The Sunday Post is a weekly meme hosted by Kimberly @ Caffeinated Book Reviewer that I am linking my Sunday Sum-Ups with. Stop by and say hello!
This was a very absentee week for myself here in the blogosphere. I found by Tuesday morning I was not well. Looking back and a call in with the nurse now says it was probably flu or a severe case of bronchitis (maybe both). The nonhusband was away and honestly, I laid in bed too tired to do much of anything aside from feeling sorry for myself. Fever has subsided and I appear to now be on the mend, but I still have a lot of fatigue and chest pain. The doctor will follow-up as needed this week at my appointment. So I may be slow to get back into the swing of it all. Luckily, I have actually had a small amount of pre-scheduled posts (something that rarely happens). So I get to pretend like I am sort of here 😉
With that said, let’s look at how my stealthy hiatus went!
The Lost Children: A Dark Short Story Collection
By Amber Bierce
Genre: Short Story/Dark Speculative Fiction
Blurb: Get ready to settle in with some unsettling fiction!
The Lost Children is a collection of mostly speculative tales in which, one way or another, someone loses a child.
The ‘lost’ is sometimes literal and sometimes figurative, while the ‘children’ range from toddlers to adults.
This collection features ten stories from flash fiction to short story length (500 – 4000 words), and the stories run the gamut of dark fiction, from fantasy and sci-fi to quiet horror, with a few ‘realistic’ tales. Several have appeared in various magazines, a few under another name.
This week I chose a small collection of short stories all centered around one common theme, missing children. While I would easily classify 3/4 of this collection as horror, there were a few stories that didn’t quite meet the qualifications for myself. So I have opted to label this as dark, speculative fiction.
The recurring theme alone is enough to make this one a difficult read for some. It definitely emits a more foreboding air with a collection of stories spanning from commonly eerie and imaginative tales to those that dive deeper into a more horrific setting.
I applaud the author for choosing to approach the subject of ‘lost’ children in such a brazen manner. And she has successfully done so in a variety of approaches. This was maybe not an outstanding read, but certainly worth the time it passed if you enjoy tales that favor the dismal or grim side of matters.
By Blake Crouch
Jason Dessen is walking home through the chilly Chicago streets one night, looking forward to a quiet evening in front of the fireplace with his wife, Daniela, and their son, Charlie—when his reality shatters.
It starts with a man in a mask kidnapping him at gunpoint, for reasons Jason can’t begin to fathom—what would anyone want with an ordinary physics professor?—and grows even more terrifying from there, as Jason’s abductor injects him with some unknown drug and watches while he loses consciousness.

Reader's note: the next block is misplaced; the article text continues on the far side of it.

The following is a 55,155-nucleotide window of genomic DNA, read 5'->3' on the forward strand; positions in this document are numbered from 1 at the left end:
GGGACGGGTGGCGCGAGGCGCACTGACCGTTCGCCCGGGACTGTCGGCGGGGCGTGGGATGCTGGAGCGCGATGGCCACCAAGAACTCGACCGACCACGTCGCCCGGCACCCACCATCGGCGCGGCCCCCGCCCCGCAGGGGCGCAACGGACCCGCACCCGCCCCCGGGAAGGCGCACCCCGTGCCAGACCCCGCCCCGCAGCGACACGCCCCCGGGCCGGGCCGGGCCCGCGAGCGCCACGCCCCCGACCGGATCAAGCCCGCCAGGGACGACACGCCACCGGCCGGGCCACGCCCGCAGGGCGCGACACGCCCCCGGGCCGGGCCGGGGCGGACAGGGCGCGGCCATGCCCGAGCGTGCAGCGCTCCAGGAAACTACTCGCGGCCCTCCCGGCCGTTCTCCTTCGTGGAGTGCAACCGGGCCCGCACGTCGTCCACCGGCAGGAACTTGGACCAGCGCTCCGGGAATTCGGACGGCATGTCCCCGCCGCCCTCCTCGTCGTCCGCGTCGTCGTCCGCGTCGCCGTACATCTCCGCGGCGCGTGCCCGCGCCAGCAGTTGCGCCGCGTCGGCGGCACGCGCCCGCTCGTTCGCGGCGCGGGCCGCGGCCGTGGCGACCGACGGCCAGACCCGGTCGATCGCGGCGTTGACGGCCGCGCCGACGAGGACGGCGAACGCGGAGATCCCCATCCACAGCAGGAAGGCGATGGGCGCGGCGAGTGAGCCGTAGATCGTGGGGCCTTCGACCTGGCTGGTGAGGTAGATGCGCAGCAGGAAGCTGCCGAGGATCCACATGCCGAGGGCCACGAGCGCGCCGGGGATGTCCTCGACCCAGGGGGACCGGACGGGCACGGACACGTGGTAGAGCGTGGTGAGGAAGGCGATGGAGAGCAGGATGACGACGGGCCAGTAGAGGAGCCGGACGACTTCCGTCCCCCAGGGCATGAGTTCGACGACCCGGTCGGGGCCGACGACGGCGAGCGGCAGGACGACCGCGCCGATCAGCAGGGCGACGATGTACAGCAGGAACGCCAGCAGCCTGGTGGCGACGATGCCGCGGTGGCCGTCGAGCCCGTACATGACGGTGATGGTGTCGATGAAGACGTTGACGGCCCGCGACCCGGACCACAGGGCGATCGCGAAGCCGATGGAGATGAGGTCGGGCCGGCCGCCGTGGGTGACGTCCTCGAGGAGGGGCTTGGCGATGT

When Jason awakes, he’s in a lab, strapped to a gurney—and a man he’s never seen before is cheerily telling him “welcome back!”
Jason soon learns that in this world he’s woken up to, his house is not his house. His wife is not his wife. His son was never born.
And someone is hunting him.
Is the life Jason remembers just some crazed dream? And can he survive long enough to discover the answers he needs?
By Dathan Auerbach
Penpal began as a series of short and interconnected stories posted on an online horror forum. Before long, it was adapted into illustrations, audio recordings, and short films; and that was before it was revised and expanded into a novel!
How much do you remember about your childhood?
In Penpal, a man investigates the seemingly unrelated bizarre, tragic, and horrific occurrences of his childhood in an attempt to finally understand them. Beginning with only fragments of his earliest years, you’ll follow the narrator as he discovers that these strange and horrible events are actually part of a single terrifying story that has shaped the entirety of his life and the lives of those around him. If you’ve ever stayed in the woods just a little too long after dark, if you’ve ever had the feeling that someone or something was trying to hurt you, if you remember the first friend you ever made and how strong that bond was, then Penpal is a story that you won’t soon forget, despite how you might try.
I do not think it will be necessary to mention each week that I am still currently reading Stephen King’s ‘It‘. I feel this goes without saying 😉 I did branch out this week by adding the audio-book to the mix. Just in time to find myself in bed and helpless. Good call on that one!
This week on Books, Vertigo and Tea:
- Goodreads Monday featured The Day of the Triffids.
- Tuesday’s A Nice Brew & Something New was a wonderful interview with author Dennis Macaraeg.
- Saturday was the announcement of the Winners of The Bone Angel Series Drawing! Thank you to all who participated & congratulations again to Annie, Claire and Icky!
- I am also currently working on a new monthly feature that I am pretty jazzed for. However, I am holding off on ‘unveiling’ until I have all details narrowed down. Shall we say “Coming Soon”?
Looking elsewhere for a great discussion or food for thought? Check these out!
Worthy of noting is the gorgeous new header @ Cover 2 Cover Mom. Check it out if you have not!
I will be spending the majority of this holiday weekend in bed, but hoping each of you are enjoying your own plans and time! Take care and always remember sometimes it is okay (even best) to slow down..waaaayyyy down and forget about taking it all so seriously 😉
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-Douglas Adams,The Hitchhiker’s Guide to the Galaxy